OBSERVATION POST SHRINE, Afghanistan – Somewhere on the edge of Taliban country, we’ll be spending the night amidst the sound of coyotes, crickets and Afghan music.
Photographer James Lee and I reached this small outpost in Kajaki district today, and will be staying with members of 1st Battalion, 8th Marines, out of Camp Lejeune, N.C. An element from 1/8’s 2nd Platoon, Alpha Company, calls “The Shrine” home. They are tasked with partnering with soldiers from the Afghan National Army to keep insurgent fighters in the countryside from coming closer to the landmark Kajaki Dam and civilians in the nearby area. It’s commanded by 2nd Lt. Jeff Lenar.
The outpost sits on one of Kajaki’s many rocky hills, overlooking a network of compounds, fields and dirt roads. To the north is Zamindawar, a section of Kajaki that is a known Taliban stronghold.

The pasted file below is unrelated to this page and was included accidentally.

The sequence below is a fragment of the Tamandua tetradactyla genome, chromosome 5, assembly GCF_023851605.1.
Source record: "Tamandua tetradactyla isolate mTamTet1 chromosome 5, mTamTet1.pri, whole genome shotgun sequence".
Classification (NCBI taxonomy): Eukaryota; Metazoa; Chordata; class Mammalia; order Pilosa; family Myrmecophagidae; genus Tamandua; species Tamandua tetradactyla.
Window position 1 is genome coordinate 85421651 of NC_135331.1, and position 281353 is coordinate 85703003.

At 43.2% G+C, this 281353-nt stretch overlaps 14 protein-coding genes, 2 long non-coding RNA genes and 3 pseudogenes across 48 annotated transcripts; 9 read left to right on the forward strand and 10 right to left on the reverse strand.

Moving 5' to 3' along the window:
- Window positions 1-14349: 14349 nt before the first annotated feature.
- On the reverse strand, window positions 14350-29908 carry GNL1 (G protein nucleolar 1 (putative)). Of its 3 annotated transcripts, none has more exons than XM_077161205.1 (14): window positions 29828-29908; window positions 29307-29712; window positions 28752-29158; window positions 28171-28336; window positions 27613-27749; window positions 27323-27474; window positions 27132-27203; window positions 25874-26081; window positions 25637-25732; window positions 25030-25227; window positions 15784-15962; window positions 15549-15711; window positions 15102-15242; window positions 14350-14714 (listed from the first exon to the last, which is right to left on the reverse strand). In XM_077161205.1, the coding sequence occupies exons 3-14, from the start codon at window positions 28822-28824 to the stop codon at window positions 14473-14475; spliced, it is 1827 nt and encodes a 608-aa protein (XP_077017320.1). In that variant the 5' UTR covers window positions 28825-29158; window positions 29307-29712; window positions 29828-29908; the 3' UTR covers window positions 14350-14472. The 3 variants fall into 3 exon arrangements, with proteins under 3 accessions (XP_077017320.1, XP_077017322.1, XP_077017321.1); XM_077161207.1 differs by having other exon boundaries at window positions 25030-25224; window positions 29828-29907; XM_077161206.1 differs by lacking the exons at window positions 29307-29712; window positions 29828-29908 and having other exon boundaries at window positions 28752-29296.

U.S. forces have launched multiple raids on Zamindawar this spring, but with a drawdown of forces underway in Afghanistan, it isn’t expected that coalition forces will establish a fulltime security presence there.
Instead, they’re relying on disruptive operations in which Marines land, shake up local enemy fighters, gather intelligence and return to their bases.
For that reason, OP Shrine is key. It has been the site of more firefights in the last few months than any other part of Kajaki district, Marines say. In most recent cases, insurgents target the OP at long distances, typically at least 1,000 meters – but they frequently disappear into a series of tunnels in Zamindawar known as “karezes,” said Staff Sgt. Matthew Hutchenson, 2nd Platoon’s platoon sergeant.
“I watched one guy the other night disappear, then reappear 800 meters later,” he said. “It can be a problem.”
Lee and I watched tonight as Marines adjusted and fired their 60mm mortar tubes, “registering” them. Beyond that, it’s been relatively quiet here so far.